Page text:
• Easy to use on-screen controls
  • Good color accuracy
  • Bright picture with reasonable contrast
  • Affordable

Lows

  • Stand does not adjust
  • No VESA mount
  • No DVI input
Computing

Don’t expect to see the new Dell XPS 15 with OLED display until April

There could be a delay in the release of Dell's new laptops with OLED panels. A new tweet from Dell executive Frank Azor suggests that these new devices might not come until a month later.
Computing

One of these monitors will look great next to your new MacBook Pro

Apple doesn't make its beloved Cinema Display monitors anymore, which makes finding the best monitor for the MacBook Pro more difficult. In this guide, we break down some of our favorites and offer something for every size and budget.
Computing

Calibrate your display to get it looking just the way you like it

Want to see images the way they're intended to be seen? Here is our quick guide on how to calibrate your monitor using your operating system or another tool, to make what's on the screen look as good as it can.
Home Theater

OLED or LED? We pick the winner in the battle of competing TV tech

The acronyms OLED and LED sound and look very similar, but the two technologies are vastly different in terms of engineering, performance, and capabilities. Which technology wins when you pit OLED versus LED in a TV?
Deals

Take $250 off the HP Spectre x360 laptop with this Presidents’ Day sale

If you're hoping for something more powerful that will last more than a few months, you'll probably need to invest $1,000 or more. Unless, of course, you take advantage of the Presidents' Sale on the HP Spectre x360 13t.
Computing

Think crypto’s dead? JPMorgan to offer first cryptocurrency backed by a U.S. bank

J.P. Morgan Chase is making history by rolling out a trial, over the next few months, of the first cryptocurrency, dubbed JPM Coin, which is backed by a large United States bank.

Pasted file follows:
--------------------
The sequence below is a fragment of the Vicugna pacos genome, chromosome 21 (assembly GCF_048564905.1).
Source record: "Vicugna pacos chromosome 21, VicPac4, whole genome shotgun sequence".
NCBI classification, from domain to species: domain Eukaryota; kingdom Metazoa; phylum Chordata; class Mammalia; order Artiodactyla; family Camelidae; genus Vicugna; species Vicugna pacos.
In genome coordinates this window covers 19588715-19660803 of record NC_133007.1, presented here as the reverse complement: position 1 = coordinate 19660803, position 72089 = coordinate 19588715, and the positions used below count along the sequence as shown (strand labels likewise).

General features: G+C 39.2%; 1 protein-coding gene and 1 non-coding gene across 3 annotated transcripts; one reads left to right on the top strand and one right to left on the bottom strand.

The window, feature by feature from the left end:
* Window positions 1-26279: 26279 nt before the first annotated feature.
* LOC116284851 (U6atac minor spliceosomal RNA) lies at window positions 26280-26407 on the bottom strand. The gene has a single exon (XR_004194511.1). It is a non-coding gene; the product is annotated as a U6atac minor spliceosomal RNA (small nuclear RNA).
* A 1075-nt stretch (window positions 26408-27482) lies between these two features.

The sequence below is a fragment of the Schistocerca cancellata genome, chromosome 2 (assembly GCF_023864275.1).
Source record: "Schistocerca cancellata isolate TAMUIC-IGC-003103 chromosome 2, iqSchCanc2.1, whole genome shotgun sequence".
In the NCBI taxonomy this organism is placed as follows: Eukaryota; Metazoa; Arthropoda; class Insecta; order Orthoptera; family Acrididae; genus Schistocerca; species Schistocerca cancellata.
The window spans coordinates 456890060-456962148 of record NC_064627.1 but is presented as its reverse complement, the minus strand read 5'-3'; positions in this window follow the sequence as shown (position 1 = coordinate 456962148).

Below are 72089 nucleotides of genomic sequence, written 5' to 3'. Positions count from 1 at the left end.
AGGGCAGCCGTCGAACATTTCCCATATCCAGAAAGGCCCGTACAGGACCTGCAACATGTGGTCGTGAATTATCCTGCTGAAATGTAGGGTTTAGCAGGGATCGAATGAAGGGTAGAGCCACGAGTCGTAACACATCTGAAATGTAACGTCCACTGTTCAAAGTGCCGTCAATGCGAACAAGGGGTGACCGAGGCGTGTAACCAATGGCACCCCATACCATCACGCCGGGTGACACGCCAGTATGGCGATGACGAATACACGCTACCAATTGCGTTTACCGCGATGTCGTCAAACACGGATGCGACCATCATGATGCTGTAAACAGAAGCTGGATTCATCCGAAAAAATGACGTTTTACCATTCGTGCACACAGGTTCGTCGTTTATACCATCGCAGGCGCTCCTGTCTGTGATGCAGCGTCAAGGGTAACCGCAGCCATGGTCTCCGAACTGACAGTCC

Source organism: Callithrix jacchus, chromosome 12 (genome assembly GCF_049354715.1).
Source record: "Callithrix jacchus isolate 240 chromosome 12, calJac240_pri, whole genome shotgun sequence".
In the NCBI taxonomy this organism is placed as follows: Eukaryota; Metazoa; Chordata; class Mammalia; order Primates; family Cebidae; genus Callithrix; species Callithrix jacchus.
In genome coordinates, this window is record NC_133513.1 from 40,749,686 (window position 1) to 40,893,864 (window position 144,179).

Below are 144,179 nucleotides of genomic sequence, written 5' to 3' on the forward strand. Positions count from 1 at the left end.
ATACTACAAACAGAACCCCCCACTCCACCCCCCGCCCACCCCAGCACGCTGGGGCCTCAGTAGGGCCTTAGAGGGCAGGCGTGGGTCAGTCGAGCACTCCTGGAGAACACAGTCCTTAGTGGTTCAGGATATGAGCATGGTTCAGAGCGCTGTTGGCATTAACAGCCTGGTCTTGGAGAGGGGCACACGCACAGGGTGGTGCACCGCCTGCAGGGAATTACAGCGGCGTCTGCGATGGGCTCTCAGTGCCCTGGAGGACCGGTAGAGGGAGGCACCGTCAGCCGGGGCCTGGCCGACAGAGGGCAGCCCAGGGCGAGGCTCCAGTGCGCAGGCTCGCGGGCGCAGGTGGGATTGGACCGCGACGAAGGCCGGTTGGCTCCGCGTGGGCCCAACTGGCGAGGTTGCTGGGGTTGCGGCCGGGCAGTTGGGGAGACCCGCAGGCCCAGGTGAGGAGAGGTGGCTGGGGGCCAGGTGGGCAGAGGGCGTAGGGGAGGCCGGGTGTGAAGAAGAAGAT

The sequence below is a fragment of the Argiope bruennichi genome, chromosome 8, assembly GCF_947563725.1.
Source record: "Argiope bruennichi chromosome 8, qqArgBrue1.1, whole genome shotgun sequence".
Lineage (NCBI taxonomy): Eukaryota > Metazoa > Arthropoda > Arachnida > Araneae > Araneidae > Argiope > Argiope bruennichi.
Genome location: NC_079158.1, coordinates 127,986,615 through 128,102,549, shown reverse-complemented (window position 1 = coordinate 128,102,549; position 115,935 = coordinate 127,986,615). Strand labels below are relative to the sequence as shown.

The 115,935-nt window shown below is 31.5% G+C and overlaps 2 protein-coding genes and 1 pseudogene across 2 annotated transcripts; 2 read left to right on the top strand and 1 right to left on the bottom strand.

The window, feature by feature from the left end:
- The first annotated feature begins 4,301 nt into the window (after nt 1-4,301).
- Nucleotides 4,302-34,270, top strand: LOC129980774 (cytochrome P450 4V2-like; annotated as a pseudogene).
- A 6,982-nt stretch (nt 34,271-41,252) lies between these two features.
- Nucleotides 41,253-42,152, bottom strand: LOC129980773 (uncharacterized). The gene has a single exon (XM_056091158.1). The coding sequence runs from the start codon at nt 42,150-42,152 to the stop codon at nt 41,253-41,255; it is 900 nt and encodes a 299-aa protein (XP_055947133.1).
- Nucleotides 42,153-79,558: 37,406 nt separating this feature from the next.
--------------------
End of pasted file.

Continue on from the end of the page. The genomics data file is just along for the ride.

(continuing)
Computing

Opera web browser targets enhanced accessibility with major redesign

The browser wars are heating up. In the latest move for Opera, a new development release pushes it even closer to Chrome with a redesign and overall goal of redefining the modern web browser. 
Computing

Breaking: Amazon won’t build headquarters in New York in face of opposition

Amazon has canceled plans for a New York City headquarters afer citizens, civic groups, and politicians pushed back on Governor Andrew Cuomo and New York City Mayor Bill de Blasio's exclamation of economic joy over Amazon's earlier…
Computing

DLSS is finally arriving in games, but how does Nvidia's super-sampling actually work?

Nvidia's new DLSS technology is exciting, but what is it and how does it work? It's not quite anti-aliasing and it's not quite super sampling. It's a little bit of both and the end results can be impressive.
Computing

A new Mac Pro is supposedly coming in 2019, but what will it be like?

Our Mac Pro 2019 rumor roundup covers all the top news, leaks, and rumors about the new Mac Pro set to be announced sometime in 2019. Here's what Apple has said, what the experts think, and what's likely to show up with the new Mac Pro.
Gaming

Take to the virtual skies with these free flight simulators

You don't have to spend the entirety of your paycheck to become a virtual ace, at least when it comes to flight simulation. Our list of the best free flight simulators will let you unleash your inner Maverick.
Gaming

Wage war on a budget with these fun and free first-person shooters

We all know about Halo and Call of Duty by now, but what about quality titles that won't cost you upward of $60? Check out our picks for the best free first-person shooter games from Paladins to Quake Champions.
Computing

Enjoy Windows on a Chromebook with these great tips and tricks

If you want to push the functionality of your new Chromebook to another level, and Linux isn't really your deal, you can try installing Windows on a Chromebook. Here's how to do so in case you're looking to nab some Windows-only software.
Computing

Switch your WMA files for MP3s with our quick conversion tips

The WMA codec may be great when it comes to multi-channel surround sound, but unfortunately, it falters in terms of compatibility. Check out our guide on how to convert WMA files to MP3 via web-based or desktop methods.